Despite KRX's statements that a large part of the Korea market is clearing, volumes for the products designated by the regulators are believed to be in the region of 2,000 trades so far, with an average daily notional value of $2 million – small numbers given that 80 firms trade won swaps as direct members.

According to the European bank COO, firms are upset over the implementation process of the Korean authorities and are therefore withholding co-operation on clearing in protest. "Some banks are extremely annoyed – when Korea forced implementation in June the market was not ready and rules were not yet finalised but it was pushed through by Korean regulators so some banks just want to show their frustration by not participating," says the COO.

There is also continuing uncertainty over whether KRX has learnt lessons from the HanMag failure last December, which caused dealers to lose their default fund contribution following the default of a small Korean securities firm trading listed products. The clearing source says that close to a year later the Korean exchange has still not taken some basic steps to reassure dealers.

"The HanMag incident is still fresh in people's minds so we need reassurance through additional procedures and safeguards that something similar wouldn't be allowed to happen on the OTC side. The market has some concerns around KRX's OTC clearing service with some players choosing non-clearable trades or trading less.

"We would at least expect prior to launch that a CCP conducts a fire drill for assurance that the CCP and surviving members can manage a member default, safely immunising and auctioning a portfolio of trades. This has yet to be done in Korea," says the clearing source.

The European bank COO says that his institution also has some risk management concerns outstanding, including the fact that "KRX wants to bring in as many direct members as possible" and has allowed so many firms to be direct members including small securities firms "which has weakened the CCP".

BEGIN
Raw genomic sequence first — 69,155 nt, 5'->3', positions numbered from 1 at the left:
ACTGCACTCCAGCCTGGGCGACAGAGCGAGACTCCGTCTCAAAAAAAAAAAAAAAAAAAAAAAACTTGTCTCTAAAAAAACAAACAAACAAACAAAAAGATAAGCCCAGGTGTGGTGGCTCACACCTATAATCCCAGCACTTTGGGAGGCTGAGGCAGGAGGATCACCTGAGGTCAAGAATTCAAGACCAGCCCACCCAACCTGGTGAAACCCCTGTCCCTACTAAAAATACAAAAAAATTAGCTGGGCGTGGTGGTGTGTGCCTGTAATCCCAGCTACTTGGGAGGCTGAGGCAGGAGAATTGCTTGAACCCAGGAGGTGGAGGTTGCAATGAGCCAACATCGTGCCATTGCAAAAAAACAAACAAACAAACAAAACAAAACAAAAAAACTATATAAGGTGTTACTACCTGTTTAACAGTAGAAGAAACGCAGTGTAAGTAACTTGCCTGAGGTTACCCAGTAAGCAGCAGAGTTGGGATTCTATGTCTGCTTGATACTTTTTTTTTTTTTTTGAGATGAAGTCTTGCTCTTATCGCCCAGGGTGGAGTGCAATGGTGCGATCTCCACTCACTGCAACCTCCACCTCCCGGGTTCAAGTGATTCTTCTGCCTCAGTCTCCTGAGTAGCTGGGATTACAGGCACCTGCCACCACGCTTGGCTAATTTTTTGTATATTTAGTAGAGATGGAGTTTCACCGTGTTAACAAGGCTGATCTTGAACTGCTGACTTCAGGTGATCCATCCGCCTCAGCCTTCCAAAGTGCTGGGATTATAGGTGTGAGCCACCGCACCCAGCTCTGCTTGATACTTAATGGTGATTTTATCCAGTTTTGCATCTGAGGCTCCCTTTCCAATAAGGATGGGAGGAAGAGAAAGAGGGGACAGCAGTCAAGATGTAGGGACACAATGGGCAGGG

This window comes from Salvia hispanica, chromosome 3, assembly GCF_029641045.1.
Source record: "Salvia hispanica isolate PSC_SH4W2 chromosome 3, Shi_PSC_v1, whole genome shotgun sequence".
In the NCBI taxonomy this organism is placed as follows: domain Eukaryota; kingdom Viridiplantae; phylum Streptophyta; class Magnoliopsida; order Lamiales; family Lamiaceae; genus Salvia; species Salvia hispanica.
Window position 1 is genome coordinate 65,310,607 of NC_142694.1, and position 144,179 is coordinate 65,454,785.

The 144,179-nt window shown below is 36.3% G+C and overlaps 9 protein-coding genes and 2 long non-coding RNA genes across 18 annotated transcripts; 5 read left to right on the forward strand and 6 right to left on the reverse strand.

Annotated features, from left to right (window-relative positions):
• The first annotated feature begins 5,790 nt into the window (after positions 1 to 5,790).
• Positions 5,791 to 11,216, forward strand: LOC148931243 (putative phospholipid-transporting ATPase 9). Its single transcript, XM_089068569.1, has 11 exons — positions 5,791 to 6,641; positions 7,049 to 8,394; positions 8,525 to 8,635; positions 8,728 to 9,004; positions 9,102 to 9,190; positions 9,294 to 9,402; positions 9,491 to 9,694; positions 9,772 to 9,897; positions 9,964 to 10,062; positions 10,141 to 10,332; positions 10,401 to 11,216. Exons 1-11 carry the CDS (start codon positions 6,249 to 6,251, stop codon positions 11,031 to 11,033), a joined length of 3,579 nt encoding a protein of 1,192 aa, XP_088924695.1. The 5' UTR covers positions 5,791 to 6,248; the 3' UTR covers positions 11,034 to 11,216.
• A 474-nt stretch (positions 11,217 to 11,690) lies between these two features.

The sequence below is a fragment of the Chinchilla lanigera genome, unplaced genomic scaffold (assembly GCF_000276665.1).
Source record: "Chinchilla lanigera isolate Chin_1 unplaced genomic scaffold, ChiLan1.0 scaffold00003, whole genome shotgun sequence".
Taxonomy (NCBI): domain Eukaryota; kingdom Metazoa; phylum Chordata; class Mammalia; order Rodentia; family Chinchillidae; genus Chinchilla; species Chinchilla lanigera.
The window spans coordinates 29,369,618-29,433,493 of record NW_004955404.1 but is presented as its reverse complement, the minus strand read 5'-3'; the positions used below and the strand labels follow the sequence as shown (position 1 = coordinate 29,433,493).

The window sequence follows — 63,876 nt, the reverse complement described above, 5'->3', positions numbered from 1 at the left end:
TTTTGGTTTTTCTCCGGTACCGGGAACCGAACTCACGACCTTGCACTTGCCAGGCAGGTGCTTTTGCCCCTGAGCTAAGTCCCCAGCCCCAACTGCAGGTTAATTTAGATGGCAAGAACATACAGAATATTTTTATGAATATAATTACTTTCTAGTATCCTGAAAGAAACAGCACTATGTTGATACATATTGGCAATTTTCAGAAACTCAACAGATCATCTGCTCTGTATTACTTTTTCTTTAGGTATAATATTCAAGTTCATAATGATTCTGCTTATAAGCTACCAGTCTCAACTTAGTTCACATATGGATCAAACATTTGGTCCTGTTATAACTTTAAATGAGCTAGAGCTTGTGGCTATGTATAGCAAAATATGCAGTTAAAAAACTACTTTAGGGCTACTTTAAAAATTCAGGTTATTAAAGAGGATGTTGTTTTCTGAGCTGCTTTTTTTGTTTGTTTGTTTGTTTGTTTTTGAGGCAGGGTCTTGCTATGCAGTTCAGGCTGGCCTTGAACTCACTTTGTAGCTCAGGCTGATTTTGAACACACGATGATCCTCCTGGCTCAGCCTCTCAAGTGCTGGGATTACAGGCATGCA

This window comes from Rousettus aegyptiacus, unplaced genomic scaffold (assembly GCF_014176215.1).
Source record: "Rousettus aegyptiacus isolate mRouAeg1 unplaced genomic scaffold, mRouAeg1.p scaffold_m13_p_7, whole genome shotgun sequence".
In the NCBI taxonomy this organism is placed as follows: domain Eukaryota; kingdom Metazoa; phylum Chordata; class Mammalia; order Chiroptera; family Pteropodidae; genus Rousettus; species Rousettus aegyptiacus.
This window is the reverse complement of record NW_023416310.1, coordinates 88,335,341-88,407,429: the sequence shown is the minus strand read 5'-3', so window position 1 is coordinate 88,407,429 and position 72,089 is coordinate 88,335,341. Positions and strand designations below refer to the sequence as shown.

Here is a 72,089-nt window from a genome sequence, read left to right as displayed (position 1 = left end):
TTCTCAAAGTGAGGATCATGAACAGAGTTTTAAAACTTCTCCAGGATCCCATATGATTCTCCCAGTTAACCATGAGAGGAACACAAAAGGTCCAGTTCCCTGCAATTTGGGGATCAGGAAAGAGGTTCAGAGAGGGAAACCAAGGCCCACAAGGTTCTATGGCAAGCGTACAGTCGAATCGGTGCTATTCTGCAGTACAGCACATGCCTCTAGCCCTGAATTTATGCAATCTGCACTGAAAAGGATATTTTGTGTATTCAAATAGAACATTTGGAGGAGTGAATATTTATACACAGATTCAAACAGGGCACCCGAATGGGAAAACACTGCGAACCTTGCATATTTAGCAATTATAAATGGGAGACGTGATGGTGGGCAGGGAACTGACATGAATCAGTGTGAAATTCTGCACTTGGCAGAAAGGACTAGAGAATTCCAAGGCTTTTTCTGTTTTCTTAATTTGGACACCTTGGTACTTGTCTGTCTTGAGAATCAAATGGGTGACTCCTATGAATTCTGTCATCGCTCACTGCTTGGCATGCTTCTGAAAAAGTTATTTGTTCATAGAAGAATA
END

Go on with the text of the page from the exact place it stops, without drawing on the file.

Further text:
He also believes that liquidity concerns pose a substantial risk due to the types of collateral being accepted by KRX for its OTC service.

"They have allowed equities to be pledged as collateral which is unique among major OTC clearing houses. It's surprising and risky as in a crisis situation the equity market is the first to take a hit and leading CCPs such as LCH.Clearnet are even looking to reduce the securities they accept rather than extending the list of eligible assets to better manage their liquidity risks as required by regulators."

  • LinkedIn  
  • Save this article
  • Print this page  

Only users who have a paid subscription or are part of a corporate subscription are able to print or copy content.

To access these options, along with all other subscription benefits, please contact [email protected] or view our subscription options here: http://subscriptions.risk.net/subscribe

You are currently unable to copy this content. Please contact [email protected] to find out more.

You need to sign in to use this feature. If you don’t have a Risk.net account, please register for a trial.

Sign in
You are currently on corporate access.

To use this feature you will need an individual account. If you have one already please sign in.

Sign in.

Alternatively you can request an individual account here: